Finding product/market fit for restaurant revenue management software.


I led product design at Copilot as we strove to find product/market fit. Our proprietary ability to process and distribute data from leading Point of Sale systems gave Copilot the unique ability to provide enterprise-level business insight to independent restaurants.

We dramatically simplified the delivery of actionable insights, focusing on timely push content rather than a power dashboard.

After several iterations, 80% of our customers engaged with Copilot insights every day.

  • Company
  • Copilot
  • Role
  • Product designer
  • Core team
  • Eli Chait, CEO
  • David Amusin, CTO
  • Ashley Tyra, Operations
  • Hubert Wong, Engineer
  • Adam Wagner, Designer

Discovery & analysis

User research

Focus on an approach

Define the product

Prioritize features

Wireframe IA & UX

Simplify visuals

Learn from failure

Redesign to fit existing workflows

Simplify more for mobile

Establish habit


80% daily engagement

74% consider it essential


My involvement

As Copilot's only designer, I did many things, including product marketing, front-end development, and product analysis. Within the scope of this case study I handled:

  • User research
  • Workflow & product definition
  • Wireframing
  • Visual design
  • Front-end development



Copilot’s target user is the decision-maker - typically the owner or general manager - at an independent restaurant or small restaurant group.

Restaurant decision-makers want to put as many “butts in seats” as possible while maintaining smooth operations, high staff morale, and delivering great hospitality.

They juggle many areas of concern. They’re distracted, often focused on the problem that’s most pressing right now. There’s little time left to carefully consider decisions affecting the bottom line of their business.


Customer insights

I spoke with dozens of restaurant owners and general managers to learn how they think about their business, how they spend their day, and what keeps them up at night.


  1. Restaurant owners want to put more effort into analyzing business performance data, but aren't able due to distractions and time constraints. It’s like going to the gym - despite good intentions, it's rare.
  2. When users do engage with data, they don't want to dig into the details. They need simple, actionable answers.
  3. Also, they’re skeptical of data that conflicts with their instincts (which is often the case). Copilot must generate trust without overbearing detail.


Focusing on an approach

Copilot existed to facilitate quality decision-making for high-impact activities that our users were neglecting.

Together, these activities constitute Revenue Management — the application of disciplined analytics to predict consumer behaviour at the micro-market level and optimize business levers to maximize revenue growth.

Prioritizing functionality

Beta users helped prioritize features via card sorting — a research activity in which users categorize features and make tough prioritization decisions.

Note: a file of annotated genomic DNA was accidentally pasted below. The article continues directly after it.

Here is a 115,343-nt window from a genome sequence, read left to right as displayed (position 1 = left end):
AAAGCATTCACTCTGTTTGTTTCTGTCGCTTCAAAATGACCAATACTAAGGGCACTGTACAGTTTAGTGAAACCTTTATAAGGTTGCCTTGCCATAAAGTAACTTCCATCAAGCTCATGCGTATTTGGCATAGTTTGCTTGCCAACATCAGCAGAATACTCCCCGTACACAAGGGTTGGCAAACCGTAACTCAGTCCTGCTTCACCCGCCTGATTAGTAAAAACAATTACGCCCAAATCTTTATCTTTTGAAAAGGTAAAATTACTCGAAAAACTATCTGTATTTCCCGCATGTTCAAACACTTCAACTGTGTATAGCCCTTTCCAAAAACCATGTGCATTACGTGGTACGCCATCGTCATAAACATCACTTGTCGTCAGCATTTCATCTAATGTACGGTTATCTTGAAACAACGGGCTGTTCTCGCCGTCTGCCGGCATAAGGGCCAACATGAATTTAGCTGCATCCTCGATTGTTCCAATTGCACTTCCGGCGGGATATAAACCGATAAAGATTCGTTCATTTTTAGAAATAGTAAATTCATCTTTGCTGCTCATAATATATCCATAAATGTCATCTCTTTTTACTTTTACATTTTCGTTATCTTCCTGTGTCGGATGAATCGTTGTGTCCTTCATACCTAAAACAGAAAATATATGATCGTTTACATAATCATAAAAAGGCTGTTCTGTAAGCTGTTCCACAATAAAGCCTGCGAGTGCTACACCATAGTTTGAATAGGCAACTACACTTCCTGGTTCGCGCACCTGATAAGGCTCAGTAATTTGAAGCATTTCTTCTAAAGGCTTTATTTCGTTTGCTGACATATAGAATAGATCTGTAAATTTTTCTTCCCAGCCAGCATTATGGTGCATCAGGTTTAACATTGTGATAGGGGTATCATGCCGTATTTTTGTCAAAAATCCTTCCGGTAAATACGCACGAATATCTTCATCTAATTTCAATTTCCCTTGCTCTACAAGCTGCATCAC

Product design

Wireframing IA & UX

In the rare cases users engaged with data, they did so on the big screen — the POS. Card sorting revealed keen interest in powerful data analysis features such as forecasting, benchmarks, and filtering.

Power functionality desired the space and form-factor of the web, so I started there.

While testing the wireframes, users were confused by how forecasts were calculated. They were more comfortable using historical benchmarks for forecasting.

Product design

Simplifying the UX

During visual design I simplified the layout and evolved the forecast model into a flexible benchmark model. Benchmarks were more familiar to users and retained most of the value of a forecast.

Product design

Launch & failure

Once launched, not a single user logged in. We designed and built Copilot's web product hand-in-hand with a loyal, enthusiastic base of beta customers. And yet, none of them actually wanted to use what their feedback had helped shape.

But the problem wasn't the feature set. It was the delivery mechanism.

Recall that our target users have neither the time nor the impulse to log into a web app. They're not even in front of a computer for much of the day. Copilot needed to fit seamlessly into their existing workflow.


Fitting seamlessly into existing workflows

The best way to get embedded in our users' chaotic workflows was by being in their pockets. The redesign would be mobile-first.

We wanted Copilot to become an essential habit - akin to the morning cup of coffee or pre-shift staff meeting. To establish this habit, Copilot needed to:

  • Notify users that a fresh Copilot Daily Report was ready
  • Be easily accessible in our users' chaotic environments

I needed to simplify further.

In parallel, I continued to discover the compelling power of benchmarking. Comparing current performance to the past was interesting, but it was even more interesting to compare the daily performance of a single location to that of a group of its peers.

Another key change the focus on push notifications. At 10am sharp, Copilot would notify users that their daily report was ready to review.


Engagement skyrocketed

This time, the form factor and focus on notifications worked. Within a month, 80% of users were engaging with the daily report every day.

Peer group benchmarks proved especially compelling. Customers now considered Copilot an essential part of running their business.

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